I watched the Senate Judiciary Committee hearing on the Judge Brett Kavanaugh nomination for a seat on the United States Supreme Court. I watched as a man who has served in the courts for many years. I have a masters degree in court administration and have served as a regional court executive in the state of Maine, court executive officer of the Akron Municipal Court, assistant court administrator for the District Courts of Massachusetts, as well as positions with the Alaska State Courts and internships and advisory positions with the Utah Supreme Court and the Utah Juvenile Courts.
In those capacities have had the opportunity to watch judges in conference, in chambers and in courtrooms. I can categorically say that based upon my training and experience, Judge Kavanaugh’s performance demonstrated a remarkable deficiency in the judicial temperament and demeanor that I would expect and demand of a justice sitting on the highest court of the land.
In weighing the credibility of both combatants, I concluded that Christine Blasey Ford was far more credible in her testimony than was Kavanaugh. Ford’s testimony was controlled, detailed and convincing. Kavanaugh’s testimony was clearly intended to incite an emotional response at the expense of reason. The most telling was his obvious unwillingness to support a delay to permit the FBI to conduct an investigation of the claims of sexual improprieties leveled against him by at least three witnesses.
I was also unimpressed by the theatrics and histrionics of Sen. Lindsey Graham. He deliberately turned what, to that point, had been a dignified process into a degenerate shambles. It seemed to me that he was likely interviewing for a higher position with an audience of one. He should be ashamed of himself regardless of his motivation, and Republican committee members should be ashamed for buying it.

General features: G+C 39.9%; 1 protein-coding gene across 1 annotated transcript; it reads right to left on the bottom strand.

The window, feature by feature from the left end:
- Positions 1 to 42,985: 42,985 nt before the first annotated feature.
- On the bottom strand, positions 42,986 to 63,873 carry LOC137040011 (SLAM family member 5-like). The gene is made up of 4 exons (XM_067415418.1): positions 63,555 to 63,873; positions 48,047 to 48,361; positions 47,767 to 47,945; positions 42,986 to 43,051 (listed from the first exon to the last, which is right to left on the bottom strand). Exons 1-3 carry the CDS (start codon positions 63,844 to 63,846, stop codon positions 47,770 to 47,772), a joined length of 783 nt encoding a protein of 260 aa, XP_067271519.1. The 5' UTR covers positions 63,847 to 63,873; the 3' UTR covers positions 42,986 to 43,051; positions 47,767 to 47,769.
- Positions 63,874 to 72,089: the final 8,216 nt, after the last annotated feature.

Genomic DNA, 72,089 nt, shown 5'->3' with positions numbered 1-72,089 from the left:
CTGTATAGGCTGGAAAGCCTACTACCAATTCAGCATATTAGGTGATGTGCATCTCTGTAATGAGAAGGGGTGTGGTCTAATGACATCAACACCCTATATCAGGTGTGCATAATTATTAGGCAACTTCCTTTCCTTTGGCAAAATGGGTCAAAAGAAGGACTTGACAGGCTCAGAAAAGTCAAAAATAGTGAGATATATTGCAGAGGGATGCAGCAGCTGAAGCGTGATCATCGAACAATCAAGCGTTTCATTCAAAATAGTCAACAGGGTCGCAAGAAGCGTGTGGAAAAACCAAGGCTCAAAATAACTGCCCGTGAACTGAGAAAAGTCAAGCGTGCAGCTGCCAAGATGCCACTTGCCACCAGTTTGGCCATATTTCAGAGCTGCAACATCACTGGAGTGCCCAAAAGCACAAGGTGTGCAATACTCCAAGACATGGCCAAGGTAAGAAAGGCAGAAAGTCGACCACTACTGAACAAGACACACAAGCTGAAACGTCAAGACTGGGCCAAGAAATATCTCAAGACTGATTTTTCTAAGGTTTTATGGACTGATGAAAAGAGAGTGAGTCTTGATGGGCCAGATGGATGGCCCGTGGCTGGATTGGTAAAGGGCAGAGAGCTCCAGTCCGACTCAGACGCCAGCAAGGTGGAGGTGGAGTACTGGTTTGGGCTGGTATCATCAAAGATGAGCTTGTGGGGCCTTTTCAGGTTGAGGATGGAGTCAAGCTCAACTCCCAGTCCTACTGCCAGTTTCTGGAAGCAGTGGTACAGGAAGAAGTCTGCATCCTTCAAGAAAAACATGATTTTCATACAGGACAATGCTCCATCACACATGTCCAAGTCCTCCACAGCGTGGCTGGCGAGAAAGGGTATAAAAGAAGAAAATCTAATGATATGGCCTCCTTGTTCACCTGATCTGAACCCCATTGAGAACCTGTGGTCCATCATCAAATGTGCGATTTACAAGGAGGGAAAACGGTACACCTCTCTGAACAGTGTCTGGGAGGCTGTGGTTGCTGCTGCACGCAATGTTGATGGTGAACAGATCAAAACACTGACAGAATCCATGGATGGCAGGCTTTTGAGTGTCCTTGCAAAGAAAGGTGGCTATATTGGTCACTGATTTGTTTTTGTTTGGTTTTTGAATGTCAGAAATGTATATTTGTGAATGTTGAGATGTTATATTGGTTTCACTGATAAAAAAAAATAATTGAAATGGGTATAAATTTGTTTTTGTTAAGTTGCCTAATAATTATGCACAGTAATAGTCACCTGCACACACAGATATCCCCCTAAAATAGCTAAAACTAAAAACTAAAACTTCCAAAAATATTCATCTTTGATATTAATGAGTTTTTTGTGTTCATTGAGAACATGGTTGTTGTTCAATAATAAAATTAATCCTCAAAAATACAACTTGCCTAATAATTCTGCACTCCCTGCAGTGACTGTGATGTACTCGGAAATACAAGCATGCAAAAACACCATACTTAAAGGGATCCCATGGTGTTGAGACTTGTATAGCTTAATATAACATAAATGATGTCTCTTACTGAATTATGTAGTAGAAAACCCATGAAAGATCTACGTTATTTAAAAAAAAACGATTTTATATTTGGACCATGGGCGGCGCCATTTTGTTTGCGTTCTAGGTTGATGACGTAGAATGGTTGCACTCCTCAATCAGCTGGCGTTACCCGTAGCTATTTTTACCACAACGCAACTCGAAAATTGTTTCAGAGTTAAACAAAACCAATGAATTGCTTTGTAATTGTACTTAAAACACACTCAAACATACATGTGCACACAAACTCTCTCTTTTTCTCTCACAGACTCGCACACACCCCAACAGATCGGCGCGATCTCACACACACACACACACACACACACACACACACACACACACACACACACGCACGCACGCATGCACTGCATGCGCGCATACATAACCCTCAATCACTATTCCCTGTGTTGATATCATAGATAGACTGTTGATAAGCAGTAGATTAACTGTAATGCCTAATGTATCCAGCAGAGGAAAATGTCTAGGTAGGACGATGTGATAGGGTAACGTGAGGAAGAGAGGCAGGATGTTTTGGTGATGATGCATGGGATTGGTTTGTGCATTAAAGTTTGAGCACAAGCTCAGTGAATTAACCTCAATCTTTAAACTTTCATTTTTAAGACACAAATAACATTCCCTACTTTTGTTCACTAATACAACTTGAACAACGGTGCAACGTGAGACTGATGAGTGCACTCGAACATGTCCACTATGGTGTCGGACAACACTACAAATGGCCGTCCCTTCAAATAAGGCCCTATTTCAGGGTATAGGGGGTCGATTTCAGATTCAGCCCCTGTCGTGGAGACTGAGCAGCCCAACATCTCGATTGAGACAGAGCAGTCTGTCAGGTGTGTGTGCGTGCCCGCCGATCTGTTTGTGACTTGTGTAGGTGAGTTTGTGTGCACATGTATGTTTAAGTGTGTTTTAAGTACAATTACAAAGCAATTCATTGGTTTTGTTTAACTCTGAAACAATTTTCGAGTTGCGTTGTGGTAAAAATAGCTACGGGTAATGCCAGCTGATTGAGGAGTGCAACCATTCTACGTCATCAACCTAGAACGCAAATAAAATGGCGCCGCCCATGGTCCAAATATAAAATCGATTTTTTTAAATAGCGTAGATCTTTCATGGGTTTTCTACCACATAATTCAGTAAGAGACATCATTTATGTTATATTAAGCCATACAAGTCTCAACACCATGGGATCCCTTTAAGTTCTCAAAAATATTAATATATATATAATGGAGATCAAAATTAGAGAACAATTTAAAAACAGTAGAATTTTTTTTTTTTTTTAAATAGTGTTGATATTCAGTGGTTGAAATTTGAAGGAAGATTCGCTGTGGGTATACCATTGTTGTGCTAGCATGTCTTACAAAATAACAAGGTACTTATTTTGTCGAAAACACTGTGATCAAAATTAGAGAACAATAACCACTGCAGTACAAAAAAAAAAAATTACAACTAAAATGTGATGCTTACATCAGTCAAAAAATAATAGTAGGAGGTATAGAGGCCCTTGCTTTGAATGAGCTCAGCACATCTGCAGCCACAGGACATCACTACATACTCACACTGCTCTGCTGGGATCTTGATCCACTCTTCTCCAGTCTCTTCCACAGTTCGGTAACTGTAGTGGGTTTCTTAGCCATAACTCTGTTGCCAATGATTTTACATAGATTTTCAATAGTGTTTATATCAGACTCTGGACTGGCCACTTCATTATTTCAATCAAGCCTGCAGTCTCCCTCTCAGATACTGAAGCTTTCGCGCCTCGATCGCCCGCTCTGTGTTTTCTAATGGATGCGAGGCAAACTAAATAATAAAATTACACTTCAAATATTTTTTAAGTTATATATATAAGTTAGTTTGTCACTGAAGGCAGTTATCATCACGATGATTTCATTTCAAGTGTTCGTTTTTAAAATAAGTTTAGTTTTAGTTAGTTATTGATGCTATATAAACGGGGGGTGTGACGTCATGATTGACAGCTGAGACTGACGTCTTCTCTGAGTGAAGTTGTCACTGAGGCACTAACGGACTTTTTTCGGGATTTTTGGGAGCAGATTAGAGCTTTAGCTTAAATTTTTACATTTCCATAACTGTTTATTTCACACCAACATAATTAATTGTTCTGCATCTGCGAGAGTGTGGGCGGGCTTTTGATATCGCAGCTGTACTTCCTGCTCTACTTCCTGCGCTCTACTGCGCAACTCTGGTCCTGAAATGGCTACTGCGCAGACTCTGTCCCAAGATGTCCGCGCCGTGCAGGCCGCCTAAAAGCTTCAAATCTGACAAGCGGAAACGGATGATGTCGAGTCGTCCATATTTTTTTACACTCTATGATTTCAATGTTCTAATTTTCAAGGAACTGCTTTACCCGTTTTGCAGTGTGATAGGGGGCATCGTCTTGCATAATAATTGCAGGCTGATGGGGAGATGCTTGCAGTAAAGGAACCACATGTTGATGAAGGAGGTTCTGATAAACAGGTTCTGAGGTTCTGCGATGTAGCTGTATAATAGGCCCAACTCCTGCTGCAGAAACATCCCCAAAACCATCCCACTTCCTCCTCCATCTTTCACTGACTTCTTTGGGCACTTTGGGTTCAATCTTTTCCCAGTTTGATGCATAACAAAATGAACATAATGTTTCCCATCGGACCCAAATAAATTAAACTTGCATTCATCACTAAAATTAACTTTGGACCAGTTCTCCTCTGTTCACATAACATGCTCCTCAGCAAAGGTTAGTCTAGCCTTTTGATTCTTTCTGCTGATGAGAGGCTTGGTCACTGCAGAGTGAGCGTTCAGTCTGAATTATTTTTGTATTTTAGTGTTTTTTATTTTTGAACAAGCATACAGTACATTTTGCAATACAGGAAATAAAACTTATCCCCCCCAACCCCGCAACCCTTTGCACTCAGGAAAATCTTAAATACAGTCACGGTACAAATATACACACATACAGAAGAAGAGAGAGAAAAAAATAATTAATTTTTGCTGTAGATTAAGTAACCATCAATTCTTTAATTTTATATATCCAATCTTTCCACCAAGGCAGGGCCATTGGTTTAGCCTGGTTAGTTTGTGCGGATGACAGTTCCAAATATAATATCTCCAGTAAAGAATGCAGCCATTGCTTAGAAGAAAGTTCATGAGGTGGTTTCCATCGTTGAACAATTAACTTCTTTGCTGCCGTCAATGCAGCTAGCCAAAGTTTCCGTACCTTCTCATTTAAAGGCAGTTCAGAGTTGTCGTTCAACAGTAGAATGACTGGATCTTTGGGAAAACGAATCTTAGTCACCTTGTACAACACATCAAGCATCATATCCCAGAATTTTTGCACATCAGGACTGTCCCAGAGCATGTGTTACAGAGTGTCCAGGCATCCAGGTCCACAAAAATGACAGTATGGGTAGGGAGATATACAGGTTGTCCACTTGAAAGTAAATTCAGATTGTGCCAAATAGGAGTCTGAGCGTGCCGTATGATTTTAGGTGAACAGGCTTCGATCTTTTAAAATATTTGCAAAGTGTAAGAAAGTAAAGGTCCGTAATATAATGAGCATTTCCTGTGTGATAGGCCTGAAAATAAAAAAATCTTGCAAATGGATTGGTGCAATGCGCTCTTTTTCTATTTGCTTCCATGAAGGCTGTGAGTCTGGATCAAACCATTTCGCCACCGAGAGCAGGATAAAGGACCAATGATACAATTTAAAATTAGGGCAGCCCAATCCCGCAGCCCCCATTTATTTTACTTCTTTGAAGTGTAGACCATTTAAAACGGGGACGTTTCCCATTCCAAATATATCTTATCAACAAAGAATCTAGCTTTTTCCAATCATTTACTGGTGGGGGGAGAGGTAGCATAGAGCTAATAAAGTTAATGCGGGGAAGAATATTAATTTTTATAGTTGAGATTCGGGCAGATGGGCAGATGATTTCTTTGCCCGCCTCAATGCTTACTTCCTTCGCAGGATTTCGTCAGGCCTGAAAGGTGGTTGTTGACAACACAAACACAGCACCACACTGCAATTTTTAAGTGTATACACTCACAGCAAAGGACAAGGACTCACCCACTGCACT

Senators, when it is all said and done, your loyalty is not to party nor to the president. Your loyalty must be to the people of Utah, to the American people and to the United States Constitution and to the Rule of Law. This is not just a legal obligation, though it is that, it is in the end, a moral obligation. In my judgement if you vote to confirm Judge Kavanaugh without a full investigation by trained competent investigators, you will have failed in your duty, legally and morally.
As a sixth-generation Mormon, with ancestry going back to its earliest days, I will say that if Sens. Orrin Hatch and Mike Lee act hastily and wrongly, they will demonstrate a moral hypocrisy that will devolve on all Mormons. I was saddened when so many Mormons voted for the confessed serial sexual offender in the White House. I was more saddened when Mormon senators fell in line after Trump was nominated and elected.
Make no mistake, Judge Kavanaugh was not nominated for the Supreme Court simply because of his judicial experience and abilities. President Trump wants him on the court as a legal wall to protect him from the Mueller investigation.
Finally, consider this analysis from Stephen Collison on CNN: “Should Kavanaugh reach the court, millions of women and liberals will see him as the illegitimate product of an immoral confirmation process -- a reality that will impugn the integrity of one of the few bodies in American civic life that has retained some public trust.”
Robert M. Hodge, Cedar City, is a retired court administrator with a master of science in judicial administration from the University of Denver School of Law.